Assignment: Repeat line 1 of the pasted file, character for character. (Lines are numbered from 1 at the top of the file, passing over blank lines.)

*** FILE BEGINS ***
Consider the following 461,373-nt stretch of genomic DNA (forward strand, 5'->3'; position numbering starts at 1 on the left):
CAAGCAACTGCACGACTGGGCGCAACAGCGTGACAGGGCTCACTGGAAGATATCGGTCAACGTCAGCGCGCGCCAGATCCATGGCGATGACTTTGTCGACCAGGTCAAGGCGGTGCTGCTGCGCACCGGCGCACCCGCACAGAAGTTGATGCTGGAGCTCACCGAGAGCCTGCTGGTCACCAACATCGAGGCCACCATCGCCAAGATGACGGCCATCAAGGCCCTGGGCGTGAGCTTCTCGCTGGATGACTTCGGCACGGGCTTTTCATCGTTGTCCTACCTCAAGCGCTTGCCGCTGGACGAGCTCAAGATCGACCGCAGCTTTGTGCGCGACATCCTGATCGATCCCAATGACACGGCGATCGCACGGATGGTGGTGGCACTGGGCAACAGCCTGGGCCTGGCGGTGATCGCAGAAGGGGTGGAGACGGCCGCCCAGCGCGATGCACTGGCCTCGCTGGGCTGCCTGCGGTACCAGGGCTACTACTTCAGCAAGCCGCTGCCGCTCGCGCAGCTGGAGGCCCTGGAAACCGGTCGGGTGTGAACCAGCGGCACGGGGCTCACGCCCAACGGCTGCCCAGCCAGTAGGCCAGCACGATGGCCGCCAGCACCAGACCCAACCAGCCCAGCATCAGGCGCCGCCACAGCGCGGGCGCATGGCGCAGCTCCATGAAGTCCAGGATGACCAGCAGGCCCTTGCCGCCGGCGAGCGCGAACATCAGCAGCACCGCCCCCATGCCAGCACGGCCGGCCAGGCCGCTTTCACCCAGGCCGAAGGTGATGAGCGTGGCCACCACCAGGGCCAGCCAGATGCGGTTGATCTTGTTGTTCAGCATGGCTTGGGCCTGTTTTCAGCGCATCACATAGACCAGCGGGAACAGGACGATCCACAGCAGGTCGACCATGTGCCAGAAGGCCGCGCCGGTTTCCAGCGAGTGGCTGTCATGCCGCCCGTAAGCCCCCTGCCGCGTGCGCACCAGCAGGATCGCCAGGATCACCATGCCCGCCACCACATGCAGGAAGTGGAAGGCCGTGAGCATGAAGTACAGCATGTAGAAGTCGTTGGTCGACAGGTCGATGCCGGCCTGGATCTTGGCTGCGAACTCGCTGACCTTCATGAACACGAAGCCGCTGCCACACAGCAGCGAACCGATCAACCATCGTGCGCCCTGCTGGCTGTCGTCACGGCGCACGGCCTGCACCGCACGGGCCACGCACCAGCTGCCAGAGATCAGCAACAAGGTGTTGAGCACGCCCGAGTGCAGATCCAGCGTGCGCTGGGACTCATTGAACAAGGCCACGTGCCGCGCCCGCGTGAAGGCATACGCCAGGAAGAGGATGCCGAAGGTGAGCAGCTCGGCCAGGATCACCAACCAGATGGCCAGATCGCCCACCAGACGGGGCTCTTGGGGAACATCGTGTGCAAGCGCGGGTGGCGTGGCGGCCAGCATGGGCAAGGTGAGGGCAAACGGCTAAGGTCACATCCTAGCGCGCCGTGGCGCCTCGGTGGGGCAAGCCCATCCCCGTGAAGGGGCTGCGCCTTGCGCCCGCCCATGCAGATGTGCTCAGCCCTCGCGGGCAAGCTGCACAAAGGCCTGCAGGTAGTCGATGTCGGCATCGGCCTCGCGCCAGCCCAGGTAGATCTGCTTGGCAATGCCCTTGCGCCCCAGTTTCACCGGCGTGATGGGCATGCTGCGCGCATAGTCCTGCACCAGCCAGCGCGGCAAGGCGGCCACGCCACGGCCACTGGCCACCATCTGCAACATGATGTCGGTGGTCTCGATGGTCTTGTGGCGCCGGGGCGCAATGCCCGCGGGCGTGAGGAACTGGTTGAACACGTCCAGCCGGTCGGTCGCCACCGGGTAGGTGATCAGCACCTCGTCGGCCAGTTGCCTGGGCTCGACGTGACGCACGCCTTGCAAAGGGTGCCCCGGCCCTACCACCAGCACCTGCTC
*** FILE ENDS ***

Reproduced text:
Consider the following 461,373-nt stretch of genomic DNA (forward strand, 5'->3'; position numbering starts at 1 on the left):